A Brief History
The first church in Newlands was built in 1857 and still stands at the corner of Newlands Avenue and Palmboom Road. This church, designed by Sophy Gray, wife of the first Bishop of Cape Town, is now a national monument. A larger church was built off Palmboom Road, but soon became too small for the growing congregation.
St Andrew’s Church in Newlands celebrated its centenary in 1994. The foundation stone was laid by Lady Loch, wife of the Governor of the Cape, on 6 March 1894 and the completed building was consecrated by the Bishop West Jones on St Andrew’s Day, 30 November. It was the first of more than fifty churches in South Africa to be designed by Sir Herbert Baker.
The structure is of Table Mountain stone quarried not far from the church. The walls are of dressed stone in courses, with eight buttresses on the north, six on the south and two each on the east and west walls. Originally it had a thatched roof, which in 1949 was replaced by wooden shingles and they in turn by a new roof of mazista slate in 1969. A church bell, donated in 1895, was mounted in a turret added to the roof in 1897.
Inside, high on the west wall, is a circular children’s window depicting Jesus with six young children. This was brought from the earlier second chapel on the south side of Palmboom Road. The three-light east window above and behind the altar shows the Good Shepherd with two angels holding zithers. This was dedicated in August 1912 and is South Africa’s only example of Burne Jones glass. The other two windows, a bequest in 1940 by a former churchwarden , were designed and made by a firm in Durban and mounted in 1981.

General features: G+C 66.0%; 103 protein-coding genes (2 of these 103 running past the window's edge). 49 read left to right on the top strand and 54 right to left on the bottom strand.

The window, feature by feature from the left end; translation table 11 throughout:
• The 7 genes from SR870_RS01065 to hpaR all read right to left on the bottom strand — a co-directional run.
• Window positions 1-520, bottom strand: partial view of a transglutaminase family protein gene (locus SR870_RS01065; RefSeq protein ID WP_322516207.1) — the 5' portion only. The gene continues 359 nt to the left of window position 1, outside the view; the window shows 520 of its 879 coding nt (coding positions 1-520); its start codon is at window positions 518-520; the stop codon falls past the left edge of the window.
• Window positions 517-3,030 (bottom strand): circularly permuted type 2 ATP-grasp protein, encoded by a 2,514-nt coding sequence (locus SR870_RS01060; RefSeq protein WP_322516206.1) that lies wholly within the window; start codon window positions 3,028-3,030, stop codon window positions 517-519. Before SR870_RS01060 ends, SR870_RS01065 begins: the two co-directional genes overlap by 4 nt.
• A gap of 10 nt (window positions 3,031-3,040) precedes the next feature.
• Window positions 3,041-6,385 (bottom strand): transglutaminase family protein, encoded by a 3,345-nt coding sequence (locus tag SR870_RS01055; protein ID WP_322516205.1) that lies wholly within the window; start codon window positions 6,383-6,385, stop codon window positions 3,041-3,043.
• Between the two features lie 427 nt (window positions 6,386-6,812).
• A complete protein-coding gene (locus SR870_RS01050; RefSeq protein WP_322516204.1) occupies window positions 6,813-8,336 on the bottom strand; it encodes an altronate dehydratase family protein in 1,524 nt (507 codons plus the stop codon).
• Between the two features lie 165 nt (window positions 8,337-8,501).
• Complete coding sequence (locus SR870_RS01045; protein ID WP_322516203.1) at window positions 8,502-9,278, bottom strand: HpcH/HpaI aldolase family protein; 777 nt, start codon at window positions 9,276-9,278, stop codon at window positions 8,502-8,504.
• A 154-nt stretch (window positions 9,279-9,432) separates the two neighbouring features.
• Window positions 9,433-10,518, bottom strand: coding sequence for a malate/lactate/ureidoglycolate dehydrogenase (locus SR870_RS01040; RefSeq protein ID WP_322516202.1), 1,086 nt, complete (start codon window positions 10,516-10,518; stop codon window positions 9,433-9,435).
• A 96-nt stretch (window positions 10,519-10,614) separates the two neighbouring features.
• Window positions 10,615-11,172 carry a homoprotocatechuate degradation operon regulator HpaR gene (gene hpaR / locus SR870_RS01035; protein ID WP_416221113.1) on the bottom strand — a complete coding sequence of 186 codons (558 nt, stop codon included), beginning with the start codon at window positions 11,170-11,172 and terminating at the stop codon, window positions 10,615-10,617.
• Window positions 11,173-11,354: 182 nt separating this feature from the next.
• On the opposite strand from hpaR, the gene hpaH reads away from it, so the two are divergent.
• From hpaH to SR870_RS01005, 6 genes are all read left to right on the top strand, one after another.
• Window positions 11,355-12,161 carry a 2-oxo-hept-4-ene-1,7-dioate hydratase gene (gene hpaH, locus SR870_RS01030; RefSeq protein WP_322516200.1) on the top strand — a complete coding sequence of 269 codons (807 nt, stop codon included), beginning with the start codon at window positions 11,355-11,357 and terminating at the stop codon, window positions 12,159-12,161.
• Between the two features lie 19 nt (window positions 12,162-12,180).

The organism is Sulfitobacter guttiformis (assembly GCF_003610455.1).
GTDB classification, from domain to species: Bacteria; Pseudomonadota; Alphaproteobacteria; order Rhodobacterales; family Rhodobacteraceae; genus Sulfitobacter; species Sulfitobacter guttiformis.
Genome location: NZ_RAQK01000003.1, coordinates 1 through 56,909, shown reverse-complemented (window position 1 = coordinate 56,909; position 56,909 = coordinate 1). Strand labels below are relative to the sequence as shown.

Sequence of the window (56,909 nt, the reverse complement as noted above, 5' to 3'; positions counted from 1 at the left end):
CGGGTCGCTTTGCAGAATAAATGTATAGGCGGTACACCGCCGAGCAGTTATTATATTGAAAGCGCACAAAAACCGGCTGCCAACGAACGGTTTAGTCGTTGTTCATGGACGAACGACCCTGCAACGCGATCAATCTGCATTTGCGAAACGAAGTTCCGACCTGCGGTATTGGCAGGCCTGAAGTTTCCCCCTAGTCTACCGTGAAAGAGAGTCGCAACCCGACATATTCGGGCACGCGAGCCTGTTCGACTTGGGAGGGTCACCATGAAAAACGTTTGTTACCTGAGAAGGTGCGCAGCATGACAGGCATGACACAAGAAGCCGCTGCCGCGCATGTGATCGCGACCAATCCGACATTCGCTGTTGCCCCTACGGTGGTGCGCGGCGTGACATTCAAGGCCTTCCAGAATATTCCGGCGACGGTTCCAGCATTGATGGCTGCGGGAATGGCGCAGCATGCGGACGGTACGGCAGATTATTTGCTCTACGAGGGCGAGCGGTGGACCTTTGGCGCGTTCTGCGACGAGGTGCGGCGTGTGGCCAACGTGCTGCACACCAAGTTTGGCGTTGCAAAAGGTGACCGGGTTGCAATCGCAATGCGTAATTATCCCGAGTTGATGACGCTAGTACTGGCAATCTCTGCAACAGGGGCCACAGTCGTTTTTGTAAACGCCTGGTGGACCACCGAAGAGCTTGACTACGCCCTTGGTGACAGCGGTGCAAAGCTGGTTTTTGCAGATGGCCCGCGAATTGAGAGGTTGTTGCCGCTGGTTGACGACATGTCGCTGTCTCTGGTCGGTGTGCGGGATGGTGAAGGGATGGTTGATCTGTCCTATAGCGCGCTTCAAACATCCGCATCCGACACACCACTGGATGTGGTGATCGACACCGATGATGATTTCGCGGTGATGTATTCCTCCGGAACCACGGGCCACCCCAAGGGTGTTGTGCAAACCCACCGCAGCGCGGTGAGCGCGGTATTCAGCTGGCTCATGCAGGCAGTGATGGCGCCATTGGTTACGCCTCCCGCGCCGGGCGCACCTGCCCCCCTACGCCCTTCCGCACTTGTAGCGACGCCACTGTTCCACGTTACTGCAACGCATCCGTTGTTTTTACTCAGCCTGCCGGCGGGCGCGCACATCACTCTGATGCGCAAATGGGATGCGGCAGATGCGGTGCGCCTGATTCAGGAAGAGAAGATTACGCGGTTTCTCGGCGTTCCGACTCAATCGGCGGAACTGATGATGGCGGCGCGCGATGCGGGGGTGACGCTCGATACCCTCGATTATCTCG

A small apse to the south of the chancel was used as a side chapel until 1992 when the organ pipes, which had been installed at the west end of the church in 1979, were moved there to be close to the console and the choir. The re-sitting of the pipes necessitated the construction of a housing on the outer southern wall of the church for the switchgear when a new vestry was built as part of the extension of the Rectory in 1999.
The original vestry on the north side of the chancel was converted into a Prayer Chapel separated from a passage through to the chancel by an inner wall carrying a stained glass window made by well-known SA artist Leo Theron and erected in memory of Anne Killen, a member of the choir, from whom a generous bequest had contributed significantly to making the reconstruction possible. Influenced by the stained-glass window, Annette Foster, a member of the Tapestry Group, created the designs for the Prayer Chapel kneelers, which were then worked by the Tapestry Group.
Members of the congregations of early years too have been responsible for much of what is seen inside the church. Originally chairs were used, but these were replaced in 1970 by pews designed by parish councillor David Stapleton Cotton, soon after the new mazista slate floor had been laid. Shorter pews were later made by a parishioner, Owen Luter, for the side chapel.